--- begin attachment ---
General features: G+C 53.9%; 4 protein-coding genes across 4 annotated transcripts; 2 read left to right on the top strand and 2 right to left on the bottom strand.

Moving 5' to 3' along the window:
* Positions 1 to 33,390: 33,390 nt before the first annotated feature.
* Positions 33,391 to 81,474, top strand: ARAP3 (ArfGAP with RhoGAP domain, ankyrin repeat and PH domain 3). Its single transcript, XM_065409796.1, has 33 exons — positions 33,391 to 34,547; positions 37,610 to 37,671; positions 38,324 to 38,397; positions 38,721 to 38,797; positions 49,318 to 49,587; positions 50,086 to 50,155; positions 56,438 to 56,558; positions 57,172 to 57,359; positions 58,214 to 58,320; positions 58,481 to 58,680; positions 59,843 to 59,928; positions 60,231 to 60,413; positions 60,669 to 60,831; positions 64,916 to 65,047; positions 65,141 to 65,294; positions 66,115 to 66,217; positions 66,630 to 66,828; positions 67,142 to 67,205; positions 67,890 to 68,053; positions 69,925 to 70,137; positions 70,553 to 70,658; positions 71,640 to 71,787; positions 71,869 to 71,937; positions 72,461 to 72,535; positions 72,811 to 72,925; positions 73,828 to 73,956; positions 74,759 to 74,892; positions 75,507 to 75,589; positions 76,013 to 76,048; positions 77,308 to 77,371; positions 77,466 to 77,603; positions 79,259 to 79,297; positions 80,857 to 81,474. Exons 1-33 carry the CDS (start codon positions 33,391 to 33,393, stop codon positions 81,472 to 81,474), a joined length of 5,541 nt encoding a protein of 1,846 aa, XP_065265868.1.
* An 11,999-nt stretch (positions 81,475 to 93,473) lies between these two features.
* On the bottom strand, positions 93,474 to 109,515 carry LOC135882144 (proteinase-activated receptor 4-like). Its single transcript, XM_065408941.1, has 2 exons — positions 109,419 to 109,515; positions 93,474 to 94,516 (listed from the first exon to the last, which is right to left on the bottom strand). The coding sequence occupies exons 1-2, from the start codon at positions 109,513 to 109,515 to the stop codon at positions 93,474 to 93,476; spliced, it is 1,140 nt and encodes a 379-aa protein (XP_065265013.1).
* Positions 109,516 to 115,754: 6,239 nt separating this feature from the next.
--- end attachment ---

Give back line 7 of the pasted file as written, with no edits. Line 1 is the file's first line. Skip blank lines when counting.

* Positions 109,516 to 115,754: 6,239 nt separating this feature from the next.